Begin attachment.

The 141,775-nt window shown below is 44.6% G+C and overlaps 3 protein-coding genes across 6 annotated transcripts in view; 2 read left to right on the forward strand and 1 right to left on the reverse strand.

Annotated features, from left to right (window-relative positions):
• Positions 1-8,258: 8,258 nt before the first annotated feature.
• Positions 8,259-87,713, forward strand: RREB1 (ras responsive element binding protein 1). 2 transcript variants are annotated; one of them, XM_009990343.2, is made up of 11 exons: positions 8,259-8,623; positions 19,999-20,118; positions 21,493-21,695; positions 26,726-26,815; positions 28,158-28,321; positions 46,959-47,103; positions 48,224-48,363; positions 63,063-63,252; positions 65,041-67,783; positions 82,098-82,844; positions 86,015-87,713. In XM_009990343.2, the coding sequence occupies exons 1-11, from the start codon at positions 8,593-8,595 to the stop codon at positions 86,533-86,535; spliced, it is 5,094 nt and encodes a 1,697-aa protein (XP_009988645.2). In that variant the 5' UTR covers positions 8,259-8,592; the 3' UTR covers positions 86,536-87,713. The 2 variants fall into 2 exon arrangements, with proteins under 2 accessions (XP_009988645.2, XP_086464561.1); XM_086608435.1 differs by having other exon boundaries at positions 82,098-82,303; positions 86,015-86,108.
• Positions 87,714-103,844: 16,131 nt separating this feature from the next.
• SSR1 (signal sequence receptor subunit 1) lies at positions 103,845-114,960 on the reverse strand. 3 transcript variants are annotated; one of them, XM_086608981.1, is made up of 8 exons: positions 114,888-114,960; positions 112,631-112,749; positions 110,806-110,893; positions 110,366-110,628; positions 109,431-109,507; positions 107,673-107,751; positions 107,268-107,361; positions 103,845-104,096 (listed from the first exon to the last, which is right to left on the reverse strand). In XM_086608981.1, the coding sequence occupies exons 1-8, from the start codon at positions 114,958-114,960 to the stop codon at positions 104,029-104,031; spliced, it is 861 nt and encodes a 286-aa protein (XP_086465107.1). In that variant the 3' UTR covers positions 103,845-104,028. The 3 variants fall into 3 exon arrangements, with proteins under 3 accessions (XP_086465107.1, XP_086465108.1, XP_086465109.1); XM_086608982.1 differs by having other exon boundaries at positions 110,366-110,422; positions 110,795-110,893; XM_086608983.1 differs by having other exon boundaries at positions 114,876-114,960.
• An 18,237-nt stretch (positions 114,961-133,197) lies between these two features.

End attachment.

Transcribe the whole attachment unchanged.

The 141,775-nt window shown below is 44.6% G+C and overlaps 3 protein-coding genes across 6 annotated transcripts in view; 2 read left to right on the forward strand and 1 right to left on the reverse strand.

Annotated features, from left to right (window-relative positions):
• Positions 1-8,258: 8,258 nt before the first annotated feature.
• Positions 8,259-87,713, forward strand: RREB1 (ras responsive element binding protein 1). 2 transcript variants are annotated; one of them, XM_009990343.2, is made up of 11 exons: positions 8,259-8,623; positions 19,999-20,118; positions 21,493-21,695; positions 26,726-26,815; positions 28,158-28,321; positions 46,959-47,103; positions 48,224-48,363; positions 63,063-63,252; positions 65,041-67,783; positions 82,098-82,844; positions 86,015-87,713. In XM_009990343.2, the coding sequence occupies exons 1-11, from the start codon at positions 8,593-8,595 to the stop codon at positions 86,533-86,535; spliced, it is 5,094 nt and encodes a 1,697-aa protein (XP_009988645.2). In that variant the 5' UTR covers positions 8,259-8,592; the 3' UTR covers positions 86,536-87,713. The 2 variants fall into 2 exon arrangements, with proteins under 2 accessions (XP_009988645.2, XP_086464561.1); XM_086608435.1 differs by having other exon boundaries at positions 82,098-82,303; positions 86,015-86,108.
• Positions 87,714-103,844: 16,131 nt separating this feature from the next.
• SSR1 (signal sequence receptor subunit 1) lies at positions 103,845-114,960 on the reverse strand. 3 transcript variants are annotated; one of them, XM_086608981.1, is made up of 8 exons: positions 114,888-114,960; positions 112,631-112,749; positions 110,806-110,893; positions 110,366-110,628; positions 109,431-109,507; positions 107,673-107,751; positions 107,268-107,361; positions 103,845-104,096 (listed from the first exon to the last, which is right to left on the reverse strand). In XM_086608981.1, the coding sequence occupies exons 1-8, from the start codon at positions 114,958-114,960 to the stop codon at positions 104,029-104,031; spliced, it is 861 nt and encodes a 286-aa protein (XP_086465107.1). In that variant the 3' UTR covers positions 103,845-104,028. The 3 variants fall into 3 exon arrangements, with proteins under 3 accessions (XP_086465107.1, XP_086465108.1, XP_086465109.1); XM_086608982.1 differs by having other exon boundaries at positions 110,366-110,422; positions 110,795-110,893; XM_086608983.1 differs by having other exon boundaries at positions 114,876-114,960.
• An 18,237-nt stretch (positions 114,961-133,197) lies between these two features.